Just in case y'all forgot: in September 2013, Jeffrey Currie from Goldman Sachs called for $1000 gold in the near term. Back at the end of last year, he refined his target to $1050, by end 2014.
He reiterated his call in Jan 2014. He stood by that call in April.
So Jeff, how did that call work out?
Are you still hoping for $1050 gold by the end of this month? Because 2014 is almost over, Jeffy, and gold's still at $1200. And with the US dollar strongly advancing and everything.
What are you going to do if gold doesn't fall from here? Are you going to say that November's $1130 was "close enough"? Because that's not going to be much of a boost to your credibility, Jeff.
Or will you reiterate your $1050 call and push the date out? End Q1 2015? End Q4 2015?
Because if $1130 was the best you managed to do given Goldman's credibility and market power, with the entire world with you on the short gold trade, with the US dollar advancing strongly, then how can you expect gold to be even weaker next year?
And what happens if some other pundit, say from Deutsche or CS, calls for an average of $1400 gold next year?
Then the market will see a tug of war, between the guy who botched his $1050 gold call and the guy who didn't.
It's going to be a big blow to your mojo, Jeff.
And you'd also be contradicting your own prediction of September 2013 that
For 2015 and beyond, Goldman’s forecast remains at $1,200 an ounce.If 2014's low was 7.6% above your $1050 call, does that mean you have to revise your 2015 prediction to $1291 then?
Because that contradicts your prediction in April 2014 that
“It would require a significant sustained slowdown in U.S. growth for us to revisit our expectation for lower gold prices over the next two years,” Currie wrote in the report, dated yesterday. “While further escalation in tensions could support gold prices, we expect a sequential acceleration in both U.S. and Chinese activity, and hence for gold prices to decline.”So how will you justify a $1200 gold price in 2015 without predicting a slowdown in US and Chinese activity? Because it certainly doesn't look like the US economy will slow down in 2015, and China doesn't really look all that bad either.
And how can you call for $1200 gold in 2015 if the price of gold is dependent entirely on the US dollar, or the 10s-2s, or all those other ignorant white people theories?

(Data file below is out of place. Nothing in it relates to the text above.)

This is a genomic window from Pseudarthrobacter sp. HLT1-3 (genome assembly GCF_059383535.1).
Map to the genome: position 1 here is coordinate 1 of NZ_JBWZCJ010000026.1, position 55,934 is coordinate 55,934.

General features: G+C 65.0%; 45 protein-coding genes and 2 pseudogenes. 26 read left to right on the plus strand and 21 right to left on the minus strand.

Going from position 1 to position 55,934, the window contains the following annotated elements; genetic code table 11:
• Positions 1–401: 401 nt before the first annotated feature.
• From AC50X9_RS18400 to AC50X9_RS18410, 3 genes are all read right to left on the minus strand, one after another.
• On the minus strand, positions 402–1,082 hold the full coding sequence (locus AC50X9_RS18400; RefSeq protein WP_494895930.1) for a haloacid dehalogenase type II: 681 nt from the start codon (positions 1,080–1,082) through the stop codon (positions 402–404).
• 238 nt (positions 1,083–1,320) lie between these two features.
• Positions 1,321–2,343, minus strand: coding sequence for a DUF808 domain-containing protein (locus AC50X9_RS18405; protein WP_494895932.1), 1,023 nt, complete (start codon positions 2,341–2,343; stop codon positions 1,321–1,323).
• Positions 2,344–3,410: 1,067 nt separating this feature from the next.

Are you worried, Jeff, about India's loosening of gold import restrictions? What happens when all the smuggled gold comes back into the official stats? Why would you expect India to toughen its stance on gold again when it's just seen the fuel component of its CAD drop by 30%?
And when you said back in January that
Currie said gold still worked as a hedge against inflation; he just doesn't see any strong inflationary pressures in the next few years. He said once the economic recovery picks up more momentum, inflation would follow and gold may become attractive again. Gold's early 2014 rally won't last, he said.Does that mean that in 2015 you'll expect the gold price to go back up as the US approaches full employment and Yellen's inflation indicators start to pick up?
Why? Do Americans buy gold or something? That's news to me, Jeff. You got stats to back that up?
And why does American inflation have anything to do with the price of gold, Jeff? Is gold a "currency" whose value depends on American dollar "debasement"? Are you one of them, Jeff? Or do you still believe in supply and demand?
And why doesn't Indian inflation matter to gold demand, Jeff? Inflation in India was still 5.5% in October, and India buys a big chunk of the world's gold production: wanna include that in your little "dollar debasement gold wharrgarbl" theory?
Wanna suddenly discover the existence of India, and assert that 2015 will see a gold price drop because of lowering inflation in India due to reduced fuel costs? Maybe that'll work, Jeff; then again, it'll confuse all your readers who have spent the past several years hearing you assert that gold's price is determined entirely by Wall Street honky crackers.
I'm curious to see your reply, Jeff. You can use the comments box below. A lot of your buddies at other houses are reading this blog, as well as bigmouths like Ritholtz and Josh Brown who appreciate a good mocking, so you might want to reply quickly before you start getting mocking phone calls or your Christmas party invites suddenly disappear.
Let me know, Jeff!